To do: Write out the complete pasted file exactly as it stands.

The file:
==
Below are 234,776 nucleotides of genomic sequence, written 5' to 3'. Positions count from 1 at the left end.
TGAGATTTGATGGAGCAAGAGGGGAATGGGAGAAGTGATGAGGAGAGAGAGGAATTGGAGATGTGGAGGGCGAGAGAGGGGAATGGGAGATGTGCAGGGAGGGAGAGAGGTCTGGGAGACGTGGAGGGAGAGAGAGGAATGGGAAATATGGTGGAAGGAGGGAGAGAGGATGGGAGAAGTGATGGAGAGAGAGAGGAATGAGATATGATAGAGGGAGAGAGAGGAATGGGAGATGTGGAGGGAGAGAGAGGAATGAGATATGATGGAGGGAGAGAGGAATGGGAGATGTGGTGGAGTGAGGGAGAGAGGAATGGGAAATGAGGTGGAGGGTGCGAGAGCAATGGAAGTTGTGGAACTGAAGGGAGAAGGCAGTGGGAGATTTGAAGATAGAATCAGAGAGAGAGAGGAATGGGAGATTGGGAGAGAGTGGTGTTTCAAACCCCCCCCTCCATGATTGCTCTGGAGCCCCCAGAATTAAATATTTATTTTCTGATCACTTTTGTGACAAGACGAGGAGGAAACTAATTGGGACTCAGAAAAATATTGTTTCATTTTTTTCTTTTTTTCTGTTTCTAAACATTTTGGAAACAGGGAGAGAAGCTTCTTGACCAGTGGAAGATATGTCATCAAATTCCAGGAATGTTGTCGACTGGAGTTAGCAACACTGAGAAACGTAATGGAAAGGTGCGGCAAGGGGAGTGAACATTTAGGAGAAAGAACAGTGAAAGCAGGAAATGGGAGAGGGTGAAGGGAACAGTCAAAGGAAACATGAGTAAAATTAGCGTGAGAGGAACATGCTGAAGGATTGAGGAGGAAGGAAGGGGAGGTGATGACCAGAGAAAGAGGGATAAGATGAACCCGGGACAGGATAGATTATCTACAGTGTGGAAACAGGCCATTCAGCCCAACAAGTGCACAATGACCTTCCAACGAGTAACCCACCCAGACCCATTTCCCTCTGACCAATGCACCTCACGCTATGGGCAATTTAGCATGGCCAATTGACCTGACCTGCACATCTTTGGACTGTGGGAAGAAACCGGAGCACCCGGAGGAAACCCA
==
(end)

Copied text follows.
Below are 234,776 nucleotides of genomic sequence, written 5' to 3'. Positions count from 1 at the left end.
TGAGATTTGATGGAGCAAGAGGGGAATGGGAGAAGTGATGAGGAGAGAGAGGAATTGGAGATGTGGAGGGCGAGAGAGGGGAATGGGAGATGTGCAGGGAGGGAGAGAGGTCTGGGAGACGTGGAGGGAGAGAGAGGAATGGGAAATATGGTGGAAGGAGGGAGAGAGGATGGGAGAAGTGATGGAGAGAGAGAGGAATGAGATATGATAGAGGGAGAGAGAGGAATGGGAGATGTGGAGGGAGAGAGAGGAATGAGATATGATGGAGGGAGAGAGGAATGGGAGATGTGGTGGAGTGAGGGAGAGAGGAATGGGAAATGAGGTGGAGGGTGCGAGAGCAATGGAAGTTGTGGAACTGAAGGGAGAAGGCAGTGGGAGATTTGAAGATAGAATCAGAGAGAGAGAGGAATGGGAGATTGGGAGAGAGTGGTGTTTCAAACCCCCCCCTCCATGATTGCTCTGGAGCCCCCAGAATTAAATATTTATTTTCTGATCACTTTTGTGACAAGACGAGGAGGAAACTAATTGGGACTCAGAAAAATATTGTTTCATTTTTTTCTTTTTTTCTGTTTCTAAACATTTTGGAAACAGGGAGAGAAGCTTCTTGACCAGTGGAAGATATGTCATCAAATTCCAGGAATGTTGTCGACTGGAGTTAGCAACACTGAGAAACGTAATGGAAAGGTGCGGCAAGGGGAGTGAACATTTAGGAGAAAGAACAGTGAAAGCAGGAAATGGGAGAGGGTGAAGGGAACAGTCAAAGGAAACATGAGTAAAATTAGCGTGAGAGGAACATGCTGAAGGATTGAGGAGGAAGGAAGGGGAGGTGATGACCAGAGAAAGAGGGATAAGATGAACCCGGGACAGGATAGATTATCTACAGTGTGGAAACAGGCCATTCAGCCCAACAAGTGCACAATGACCTTCCAACGAGTAACCCACCCAGACCCATTTCCCTCTGACCAATGCACCTCACGCTATGGGCAATTTAGCATGGCCAATTGACCTGACCTGCACATCTTTGGACTGTGGGAAGAAACCGGAGCACCCGGAGGAAACCCA